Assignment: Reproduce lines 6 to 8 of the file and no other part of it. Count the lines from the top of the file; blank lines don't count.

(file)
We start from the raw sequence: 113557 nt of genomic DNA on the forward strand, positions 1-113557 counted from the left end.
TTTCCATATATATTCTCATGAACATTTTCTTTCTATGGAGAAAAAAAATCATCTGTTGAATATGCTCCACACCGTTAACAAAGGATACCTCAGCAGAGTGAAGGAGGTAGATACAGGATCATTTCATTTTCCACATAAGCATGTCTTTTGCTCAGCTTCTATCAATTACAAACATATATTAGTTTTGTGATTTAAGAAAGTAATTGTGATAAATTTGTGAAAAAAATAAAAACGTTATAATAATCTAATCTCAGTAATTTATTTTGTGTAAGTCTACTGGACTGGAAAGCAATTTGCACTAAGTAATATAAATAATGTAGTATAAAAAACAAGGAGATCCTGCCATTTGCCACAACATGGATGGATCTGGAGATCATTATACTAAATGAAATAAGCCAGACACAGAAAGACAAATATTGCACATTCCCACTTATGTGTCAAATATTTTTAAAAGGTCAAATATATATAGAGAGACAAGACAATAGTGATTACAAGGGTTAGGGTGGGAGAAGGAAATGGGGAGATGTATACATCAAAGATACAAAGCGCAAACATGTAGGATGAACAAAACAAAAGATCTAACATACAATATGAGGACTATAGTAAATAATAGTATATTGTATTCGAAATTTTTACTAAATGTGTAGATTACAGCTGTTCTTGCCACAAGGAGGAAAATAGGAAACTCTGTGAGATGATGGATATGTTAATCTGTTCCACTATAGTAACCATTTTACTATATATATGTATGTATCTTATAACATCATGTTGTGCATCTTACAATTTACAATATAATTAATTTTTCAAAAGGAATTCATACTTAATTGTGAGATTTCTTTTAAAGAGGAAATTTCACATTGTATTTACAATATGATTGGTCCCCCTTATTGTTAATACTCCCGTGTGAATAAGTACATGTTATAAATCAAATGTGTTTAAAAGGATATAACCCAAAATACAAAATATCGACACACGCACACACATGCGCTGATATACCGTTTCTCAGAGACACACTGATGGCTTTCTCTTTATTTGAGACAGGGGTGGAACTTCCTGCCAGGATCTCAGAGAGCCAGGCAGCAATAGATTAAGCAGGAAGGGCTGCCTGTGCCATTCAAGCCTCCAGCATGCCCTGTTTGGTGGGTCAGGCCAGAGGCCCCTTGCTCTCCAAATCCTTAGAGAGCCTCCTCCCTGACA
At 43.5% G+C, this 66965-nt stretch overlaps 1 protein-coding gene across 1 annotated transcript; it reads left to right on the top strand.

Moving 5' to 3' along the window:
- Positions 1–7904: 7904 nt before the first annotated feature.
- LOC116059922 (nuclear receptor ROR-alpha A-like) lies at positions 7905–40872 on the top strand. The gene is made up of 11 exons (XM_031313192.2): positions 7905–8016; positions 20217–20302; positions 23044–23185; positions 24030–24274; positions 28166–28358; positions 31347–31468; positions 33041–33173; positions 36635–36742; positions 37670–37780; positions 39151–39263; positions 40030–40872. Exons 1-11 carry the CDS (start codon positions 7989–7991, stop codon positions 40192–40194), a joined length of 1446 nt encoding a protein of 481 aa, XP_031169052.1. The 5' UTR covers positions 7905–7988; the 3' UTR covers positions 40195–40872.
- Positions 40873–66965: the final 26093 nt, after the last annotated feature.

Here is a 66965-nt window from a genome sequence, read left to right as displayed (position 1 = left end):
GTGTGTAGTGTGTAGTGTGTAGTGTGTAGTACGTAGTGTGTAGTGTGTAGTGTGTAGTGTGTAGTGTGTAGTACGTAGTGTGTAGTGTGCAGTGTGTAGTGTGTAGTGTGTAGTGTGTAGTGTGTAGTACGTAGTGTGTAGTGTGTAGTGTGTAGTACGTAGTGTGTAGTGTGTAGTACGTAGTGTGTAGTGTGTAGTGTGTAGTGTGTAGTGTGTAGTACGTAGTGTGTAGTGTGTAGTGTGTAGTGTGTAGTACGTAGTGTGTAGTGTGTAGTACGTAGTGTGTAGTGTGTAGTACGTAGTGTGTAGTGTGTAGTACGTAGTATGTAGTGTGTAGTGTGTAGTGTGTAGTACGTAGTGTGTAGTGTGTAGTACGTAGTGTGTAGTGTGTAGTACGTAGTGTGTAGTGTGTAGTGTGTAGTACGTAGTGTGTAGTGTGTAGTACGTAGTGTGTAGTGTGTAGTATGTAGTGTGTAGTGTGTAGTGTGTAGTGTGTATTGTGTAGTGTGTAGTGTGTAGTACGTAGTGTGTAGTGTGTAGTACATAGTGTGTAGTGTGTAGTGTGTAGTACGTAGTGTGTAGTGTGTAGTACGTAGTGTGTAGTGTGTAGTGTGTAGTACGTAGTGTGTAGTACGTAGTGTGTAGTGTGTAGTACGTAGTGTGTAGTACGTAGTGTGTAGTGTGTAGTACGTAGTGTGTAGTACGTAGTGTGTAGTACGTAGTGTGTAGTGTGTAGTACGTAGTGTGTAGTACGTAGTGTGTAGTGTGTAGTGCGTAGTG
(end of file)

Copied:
- LOC116059922 (nuclear receptor ROR-alpha A-like) lies at positions 7905–40872 on the top strand. The gene is made up of 11 exons (XM_031313192.2): positions 7905–8016; positions 20217–20302; positions 23044–23185; positions 24030–24274; positions 28166–28358; positions 31347–31468; positions 33041–33173; positions 36635–36742; positions 37670–37780; positions 39151–39263; positions 40030–40872. Exons 1-11 carry the CDS (start codon positions 7989–7991, stop codon positions 40192–40194), a joined length of 1446 nt encoding a protein of 481 aa, XP_031169052.1. The 5' UTR covers positions 7905–7988; the 3' UTR covers positions 40195–40872.
- Positions 40873–66965: the final 26093 nt, after the last annotated feature.

Here is a 66965-nt window from a genome sequence, read left to right as displayed (position 1 = left end):